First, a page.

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Monday, 11 November 1991
Page: 2810

Senator HILL (Leader of the Opposition) (3.16 p.m.) —Pursuant to contingent notice of motion, I move:

  That so much of the Standing Orders be suspended as would prevent Senator Bishop moving a motion forthwith.

Senator Button —You can't keep doing that.

Senator HILL —Senator Button interjects that we cannot do this as a practice, and that is reasonable. However, the question and answer referred to the leadership of this Government at a time when one million Australians are unemployed. Let us talk a bit about last week and the farce we had on the other side where the campaign manager for Mr Keating, the Minister for Social Security, Senator Richardson—a senior member of the Hawke Government and the Hawke Cabinet—spent the whole week undermining his Prime Minister (Mr Hawke). We gave him and the Minister for Industry, Technology and Commerce, Senator Button, the opportunity to stand up and say that they would be loyal to the Prime Minister; neither of them took that opportunity.

  What has happened in the meantime? In the meantime, apparently, a truce has been reached between Mr Keating and Mr Hawke. The question was, therefore, quite a reasonable one. In these new circumstances following the truce—following Senator Richardson writing letters to the newspaper announcing that the war is over—the question was: does Senator Button now give loyalty to the Prime Minister, and Senator Button said yes. But in answer to the supplementary question he said, `I am not prepared to speculate on the future. You never know, Mr Hawke might get run over by a bus'.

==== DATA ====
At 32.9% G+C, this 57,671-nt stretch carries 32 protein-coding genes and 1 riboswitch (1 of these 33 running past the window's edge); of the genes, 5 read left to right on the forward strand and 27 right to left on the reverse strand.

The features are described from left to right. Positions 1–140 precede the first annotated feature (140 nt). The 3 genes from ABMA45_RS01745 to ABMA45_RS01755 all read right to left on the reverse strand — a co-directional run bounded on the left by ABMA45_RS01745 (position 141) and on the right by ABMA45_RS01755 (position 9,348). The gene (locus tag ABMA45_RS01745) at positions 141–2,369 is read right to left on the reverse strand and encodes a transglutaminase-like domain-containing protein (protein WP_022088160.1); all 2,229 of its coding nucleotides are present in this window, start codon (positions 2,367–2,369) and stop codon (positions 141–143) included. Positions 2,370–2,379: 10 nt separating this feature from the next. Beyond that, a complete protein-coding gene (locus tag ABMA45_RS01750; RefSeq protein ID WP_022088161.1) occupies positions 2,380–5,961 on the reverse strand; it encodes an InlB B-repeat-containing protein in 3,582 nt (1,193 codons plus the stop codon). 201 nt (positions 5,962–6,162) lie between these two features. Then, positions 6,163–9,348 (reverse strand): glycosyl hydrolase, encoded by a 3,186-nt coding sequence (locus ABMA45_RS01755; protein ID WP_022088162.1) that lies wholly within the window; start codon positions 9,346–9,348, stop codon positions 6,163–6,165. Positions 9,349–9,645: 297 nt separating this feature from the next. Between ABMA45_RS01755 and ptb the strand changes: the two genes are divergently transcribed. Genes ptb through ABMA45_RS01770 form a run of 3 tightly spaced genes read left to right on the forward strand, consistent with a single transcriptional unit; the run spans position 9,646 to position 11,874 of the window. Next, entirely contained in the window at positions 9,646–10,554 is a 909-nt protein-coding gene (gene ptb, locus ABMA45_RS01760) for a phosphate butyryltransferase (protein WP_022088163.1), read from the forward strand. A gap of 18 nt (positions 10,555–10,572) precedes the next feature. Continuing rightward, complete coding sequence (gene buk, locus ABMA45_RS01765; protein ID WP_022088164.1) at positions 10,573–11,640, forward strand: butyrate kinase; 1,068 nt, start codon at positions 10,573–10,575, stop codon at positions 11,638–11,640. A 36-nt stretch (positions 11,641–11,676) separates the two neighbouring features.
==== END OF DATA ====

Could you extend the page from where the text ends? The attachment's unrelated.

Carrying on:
We know what the New South Wales Right is like; it is a bus in most people's terms. Its members behave like bullies; they behave like thugs; and they are doing this time exactly what Senator Richardson did a few months ago. Their guerilla tactics are to attack, to undermine the Prime Minister—I remind honourable senators that this was coming from one of his senior Cabinet Ministers—to withdraw and go on radio all around Australia and say, `It's over. There's now a truce. We are with the Prime Minister. Mr Keating's fight is finished. We're not going to undermine him any further'. They wait a month or two, then build up the pressure again and undermine the Prime Minister. That is what happened up until the end of last week.

  In light of all that, Senator Button says, `I will not speculate upon whether I will give him loyalty in the future because I cannot say what is going to happen to him in the future'. That is quite right; no-one can say what will happen to the Prime Minister in the future because he will be undermined again, as he was undermined before. That is the way they are operating. It would not matter but for the fact that they are operating in an environment when nearly one million Australians are unemployed, and when this country is deserving of a government that concentrates on the task of government, rather than on undermining its own leadership. That is why Senator Bishop has a right to seek leave to raise a matter of national importance like this, and that is why this Government ought to have the courage to grant her leave.